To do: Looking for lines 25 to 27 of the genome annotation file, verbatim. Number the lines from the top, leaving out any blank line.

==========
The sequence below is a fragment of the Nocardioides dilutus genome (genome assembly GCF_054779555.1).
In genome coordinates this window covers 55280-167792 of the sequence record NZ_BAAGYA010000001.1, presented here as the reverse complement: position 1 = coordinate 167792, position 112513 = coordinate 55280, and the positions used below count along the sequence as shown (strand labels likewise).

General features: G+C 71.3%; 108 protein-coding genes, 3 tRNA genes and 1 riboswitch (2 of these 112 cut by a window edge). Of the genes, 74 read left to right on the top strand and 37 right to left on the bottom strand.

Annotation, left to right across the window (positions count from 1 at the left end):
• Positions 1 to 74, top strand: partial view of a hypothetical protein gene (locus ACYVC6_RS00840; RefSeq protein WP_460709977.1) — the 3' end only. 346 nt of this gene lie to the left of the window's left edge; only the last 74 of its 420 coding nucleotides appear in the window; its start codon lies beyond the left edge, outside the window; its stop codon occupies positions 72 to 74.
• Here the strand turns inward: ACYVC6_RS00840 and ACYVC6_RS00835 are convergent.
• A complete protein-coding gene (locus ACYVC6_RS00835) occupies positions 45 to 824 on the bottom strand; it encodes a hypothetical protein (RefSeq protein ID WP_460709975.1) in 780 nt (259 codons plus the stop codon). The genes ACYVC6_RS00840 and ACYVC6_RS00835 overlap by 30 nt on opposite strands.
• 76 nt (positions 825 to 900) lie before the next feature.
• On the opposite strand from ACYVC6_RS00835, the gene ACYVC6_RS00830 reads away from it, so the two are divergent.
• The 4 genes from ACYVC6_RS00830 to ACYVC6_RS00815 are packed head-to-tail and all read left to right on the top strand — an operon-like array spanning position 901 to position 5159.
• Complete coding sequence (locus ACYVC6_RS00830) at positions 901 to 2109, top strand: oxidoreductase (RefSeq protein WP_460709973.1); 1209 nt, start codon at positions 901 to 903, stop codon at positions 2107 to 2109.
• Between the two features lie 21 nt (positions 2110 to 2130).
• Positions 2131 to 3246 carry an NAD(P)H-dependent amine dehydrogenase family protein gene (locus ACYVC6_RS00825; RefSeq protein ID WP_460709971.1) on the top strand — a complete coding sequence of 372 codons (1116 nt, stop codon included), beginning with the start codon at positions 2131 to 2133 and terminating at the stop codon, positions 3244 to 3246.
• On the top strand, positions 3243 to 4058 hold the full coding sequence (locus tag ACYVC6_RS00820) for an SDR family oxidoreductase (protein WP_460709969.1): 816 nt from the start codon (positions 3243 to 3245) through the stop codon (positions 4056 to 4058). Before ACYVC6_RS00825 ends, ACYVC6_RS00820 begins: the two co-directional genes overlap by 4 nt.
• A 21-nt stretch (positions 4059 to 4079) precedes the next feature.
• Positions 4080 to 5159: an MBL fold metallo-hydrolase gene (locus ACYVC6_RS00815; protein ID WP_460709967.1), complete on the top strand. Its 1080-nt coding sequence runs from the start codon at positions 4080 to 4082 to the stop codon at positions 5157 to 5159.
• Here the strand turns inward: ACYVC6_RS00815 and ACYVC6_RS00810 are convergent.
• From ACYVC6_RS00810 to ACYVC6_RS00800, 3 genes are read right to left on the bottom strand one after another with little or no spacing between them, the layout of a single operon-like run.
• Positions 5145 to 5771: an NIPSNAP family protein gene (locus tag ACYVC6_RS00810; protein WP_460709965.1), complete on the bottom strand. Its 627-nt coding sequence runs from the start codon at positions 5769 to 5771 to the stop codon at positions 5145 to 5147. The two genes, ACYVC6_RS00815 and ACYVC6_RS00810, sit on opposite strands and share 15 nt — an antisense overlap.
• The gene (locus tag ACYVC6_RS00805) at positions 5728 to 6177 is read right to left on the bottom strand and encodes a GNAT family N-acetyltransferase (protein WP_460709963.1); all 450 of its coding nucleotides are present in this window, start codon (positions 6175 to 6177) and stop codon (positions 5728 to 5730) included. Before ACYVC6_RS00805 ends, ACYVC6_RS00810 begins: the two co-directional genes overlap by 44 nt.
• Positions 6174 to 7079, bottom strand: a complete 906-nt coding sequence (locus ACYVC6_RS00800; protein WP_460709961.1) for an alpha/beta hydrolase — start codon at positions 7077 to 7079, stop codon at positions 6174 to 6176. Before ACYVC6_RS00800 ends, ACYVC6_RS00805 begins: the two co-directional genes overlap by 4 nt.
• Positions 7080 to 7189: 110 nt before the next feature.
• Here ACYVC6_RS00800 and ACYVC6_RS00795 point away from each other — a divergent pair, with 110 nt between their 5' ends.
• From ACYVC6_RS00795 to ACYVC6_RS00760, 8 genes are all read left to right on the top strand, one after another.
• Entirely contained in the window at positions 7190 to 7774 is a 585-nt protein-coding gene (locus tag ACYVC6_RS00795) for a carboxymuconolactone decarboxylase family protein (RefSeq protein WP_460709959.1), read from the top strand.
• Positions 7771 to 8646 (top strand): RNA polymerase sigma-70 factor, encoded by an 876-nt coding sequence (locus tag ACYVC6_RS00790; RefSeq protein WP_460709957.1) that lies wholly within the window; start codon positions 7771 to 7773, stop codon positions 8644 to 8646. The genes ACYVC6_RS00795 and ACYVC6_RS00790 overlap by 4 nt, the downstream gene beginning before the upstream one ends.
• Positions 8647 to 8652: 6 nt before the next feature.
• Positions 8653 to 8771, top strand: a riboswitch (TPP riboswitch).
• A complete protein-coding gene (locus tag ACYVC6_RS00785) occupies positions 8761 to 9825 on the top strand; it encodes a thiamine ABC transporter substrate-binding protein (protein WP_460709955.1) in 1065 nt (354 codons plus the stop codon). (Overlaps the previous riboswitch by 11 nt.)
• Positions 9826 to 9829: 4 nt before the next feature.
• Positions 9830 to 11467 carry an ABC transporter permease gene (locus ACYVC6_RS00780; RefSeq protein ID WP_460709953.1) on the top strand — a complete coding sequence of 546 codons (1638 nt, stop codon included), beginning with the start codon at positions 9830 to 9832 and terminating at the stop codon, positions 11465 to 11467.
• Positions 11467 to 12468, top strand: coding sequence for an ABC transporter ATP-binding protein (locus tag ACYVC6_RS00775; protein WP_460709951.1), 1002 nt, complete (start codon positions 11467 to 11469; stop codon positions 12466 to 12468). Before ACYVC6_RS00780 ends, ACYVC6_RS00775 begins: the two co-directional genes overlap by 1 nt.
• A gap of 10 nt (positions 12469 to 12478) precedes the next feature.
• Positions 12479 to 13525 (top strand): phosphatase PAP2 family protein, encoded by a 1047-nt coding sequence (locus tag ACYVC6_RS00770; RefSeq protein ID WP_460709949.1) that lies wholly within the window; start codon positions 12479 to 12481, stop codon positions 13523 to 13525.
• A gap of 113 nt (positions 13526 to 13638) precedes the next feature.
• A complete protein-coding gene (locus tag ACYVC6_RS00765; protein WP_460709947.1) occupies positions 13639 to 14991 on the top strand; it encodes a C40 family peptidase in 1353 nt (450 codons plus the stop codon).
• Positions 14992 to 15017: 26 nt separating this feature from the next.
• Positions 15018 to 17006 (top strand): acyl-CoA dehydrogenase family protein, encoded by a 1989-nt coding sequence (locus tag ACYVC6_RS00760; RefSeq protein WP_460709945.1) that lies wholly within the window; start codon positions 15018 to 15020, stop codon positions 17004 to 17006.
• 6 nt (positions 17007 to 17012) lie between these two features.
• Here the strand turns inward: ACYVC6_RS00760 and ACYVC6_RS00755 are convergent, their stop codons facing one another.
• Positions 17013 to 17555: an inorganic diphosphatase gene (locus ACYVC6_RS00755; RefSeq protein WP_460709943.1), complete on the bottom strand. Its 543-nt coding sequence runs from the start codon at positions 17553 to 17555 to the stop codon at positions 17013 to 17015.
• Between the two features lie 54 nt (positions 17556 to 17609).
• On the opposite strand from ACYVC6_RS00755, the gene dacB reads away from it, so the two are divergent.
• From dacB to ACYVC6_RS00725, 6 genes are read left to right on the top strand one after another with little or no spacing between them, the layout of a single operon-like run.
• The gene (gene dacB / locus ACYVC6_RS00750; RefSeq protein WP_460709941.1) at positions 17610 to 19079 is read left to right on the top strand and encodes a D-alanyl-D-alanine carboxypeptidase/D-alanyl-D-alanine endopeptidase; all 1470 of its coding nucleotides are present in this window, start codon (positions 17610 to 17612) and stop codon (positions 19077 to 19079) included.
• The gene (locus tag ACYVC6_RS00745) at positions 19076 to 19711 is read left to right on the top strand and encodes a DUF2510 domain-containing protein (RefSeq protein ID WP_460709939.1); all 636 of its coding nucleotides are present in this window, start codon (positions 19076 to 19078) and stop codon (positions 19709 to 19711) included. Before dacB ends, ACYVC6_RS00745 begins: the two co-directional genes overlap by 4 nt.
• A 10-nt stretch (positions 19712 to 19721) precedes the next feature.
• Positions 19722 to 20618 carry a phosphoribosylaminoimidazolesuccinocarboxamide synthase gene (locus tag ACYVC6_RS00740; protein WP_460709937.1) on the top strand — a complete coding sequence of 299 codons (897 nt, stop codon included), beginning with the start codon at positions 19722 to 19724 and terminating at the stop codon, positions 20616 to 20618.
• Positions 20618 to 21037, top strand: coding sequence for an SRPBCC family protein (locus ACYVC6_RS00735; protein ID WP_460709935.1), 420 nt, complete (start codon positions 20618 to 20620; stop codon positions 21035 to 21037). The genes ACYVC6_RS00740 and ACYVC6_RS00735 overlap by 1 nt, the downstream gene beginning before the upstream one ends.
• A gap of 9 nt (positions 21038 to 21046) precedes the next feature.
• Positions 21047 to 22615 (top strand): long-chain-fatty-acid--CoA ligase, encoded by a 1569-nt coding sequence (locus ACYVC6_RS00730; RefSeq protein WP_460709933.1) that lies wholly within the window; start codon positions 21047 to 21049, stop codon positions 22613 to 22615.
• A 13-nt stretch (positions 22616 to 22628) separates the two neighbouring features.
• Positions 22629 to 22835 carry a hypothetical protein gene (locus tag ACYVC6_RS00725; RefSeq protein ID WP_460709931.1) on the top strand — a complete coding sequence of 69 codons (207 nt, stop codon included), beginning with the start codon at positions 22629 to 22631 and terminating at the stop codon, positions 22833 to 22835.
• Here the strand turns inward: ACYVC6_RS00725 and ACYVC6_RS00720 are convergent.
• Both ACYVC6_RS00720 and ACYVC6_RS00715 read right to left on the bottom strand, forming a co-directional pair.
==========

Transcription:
• Entirely contained in the window at positions 7190 to 7774 is a 585-nt protein-coding gene (locus tag ACYVC6_RS00795) for a carboxymuconolactone decarboxylase family protein (RefSeq protein WP_460709959.1), read from the top strand.
• Positions 7771 to 8646 (top strand): RNA polymerase sigma-70 factor, encoded by an 876-nt coding sequence (locus tag ACYVC6_RS00790; RefSeq protein WP_460709957.1) that lies wholly within the window; start codon positions 7771 to 7773, stop codon positions 8644 to 8646. The genes ACYVC6_RS00795 and ACYVC6_RS00790 overlap by 4 nt, the downstream gene beginning before the upstream one ends.
• Positions 8647 to 8652: 6 nt before the next feature.